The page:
Auto-engendramiento del texto en Borges (10/22/03)

All four of the short stories from Ficciones that I read for today’s class with Professor Sandra Cypess seem to me to be centered around a celebration of the act of creation – but none so much as “Tlon, Uqbar, Orbis Tertius,” and “Las ruinas circulares.” In these two stories, Borges creates entities that have the power to auto-generate other entities in an infinite cycle. His enthusiastic experimentation with the theme of invention and the process of creation can here easily be seen metatextually as a reflection of the act of writing – the act of producing fictions. More than an exploration of the metafictionality embodied in Borges’ works, however, I would like to use this space to investigate more deeply into precisely how this moment of creation is envisioned within these two texts.

Borges seems to conceptualize this moment of creation as a momentneedful of separation from other spacial/temporary relations. This needfor emphasis, for a separation from the normal, can best be seen in thestory “Las ruinas circulares.” Here the protagonist must find a distinctspace in which to begin to create: a sacred space deserving of theholiness of the engendering that will take place there. The narratorcharacterizes the very mud as “fango sagrado” (56) and lets the readerknow that the place that he comes to rest used to be a temple, thedwelling of a god. These circular stone walls, whose shape is suggestiveof the shape of the womb and whose function is certainly similar, serveas a physical reminder of the boundaries and protections of thisenclosure.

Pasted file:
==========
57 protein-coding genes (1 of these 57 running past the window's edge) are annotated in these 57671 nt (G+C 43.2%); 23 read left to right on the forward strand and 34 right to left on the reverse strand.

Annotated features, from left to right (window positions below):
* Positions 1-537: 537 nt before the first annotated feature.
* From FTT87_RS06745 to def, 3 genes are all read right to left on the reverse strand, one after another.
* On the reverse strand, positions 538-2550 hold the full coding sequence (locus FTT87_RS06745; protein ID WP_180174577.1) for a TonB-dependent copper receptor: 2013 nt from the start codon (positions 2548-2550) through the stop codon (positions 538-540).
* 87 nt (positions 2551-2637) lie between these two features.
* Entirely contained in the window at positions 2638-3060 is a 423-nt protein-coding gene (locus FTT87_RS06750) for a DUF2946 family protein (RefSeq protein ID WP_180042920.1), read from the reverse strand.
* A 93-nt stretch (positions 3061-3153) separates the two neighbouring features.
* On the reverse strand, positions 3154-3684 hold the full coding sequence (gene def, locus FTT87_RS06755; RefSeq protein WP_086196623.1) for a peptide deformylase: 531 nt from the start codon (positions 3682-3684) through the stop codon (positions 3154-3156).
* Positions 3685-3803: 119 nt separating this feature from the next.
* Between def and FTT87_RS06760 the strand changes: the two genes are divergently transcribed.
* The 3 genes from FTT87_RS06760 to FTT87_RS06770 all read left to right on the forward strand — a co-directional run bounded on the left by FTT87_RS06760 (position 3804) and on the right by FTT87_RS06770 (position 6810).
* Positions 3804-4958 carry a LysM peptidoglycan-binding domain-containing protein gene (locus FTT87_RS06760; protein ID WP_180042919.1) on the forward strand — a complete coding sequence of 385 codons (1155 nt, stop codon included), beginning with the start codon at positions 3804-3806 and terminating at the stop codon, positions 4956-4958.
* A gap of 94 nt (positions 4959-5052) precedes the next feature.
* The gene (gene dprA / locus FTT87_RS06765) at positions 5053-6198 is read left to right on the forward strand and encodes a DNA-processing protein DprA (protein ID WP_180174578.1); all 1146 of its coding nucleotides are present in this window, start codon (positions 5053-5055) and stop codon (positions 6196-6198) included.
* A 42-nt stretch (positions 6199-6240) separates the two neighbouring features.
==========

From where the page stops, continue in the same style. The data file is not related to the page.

The use of the image of fango as sacred may surprise some readers- but the jungle and its mire is sacred in this context preciselybecause of their relation to the imminent act of creation. This mire iswhat generates life. What Borges explores within these ruins is thefecundity of the creation act. The ruins function as a sacred/magicalspace of engenderment – precisely as the page is a space rich inpossible creations.

This underlying theme of an examination of texts as a space for the creation of worlds, as the text as a space which generates texts/fictions/entities, is what makes the metafictitious references in these two stories so important. The reader must never lose sight of the fact that the act of creation in Borges is double: that it has to do as much with the propagation of ideas as it does with the generation of the text itself.

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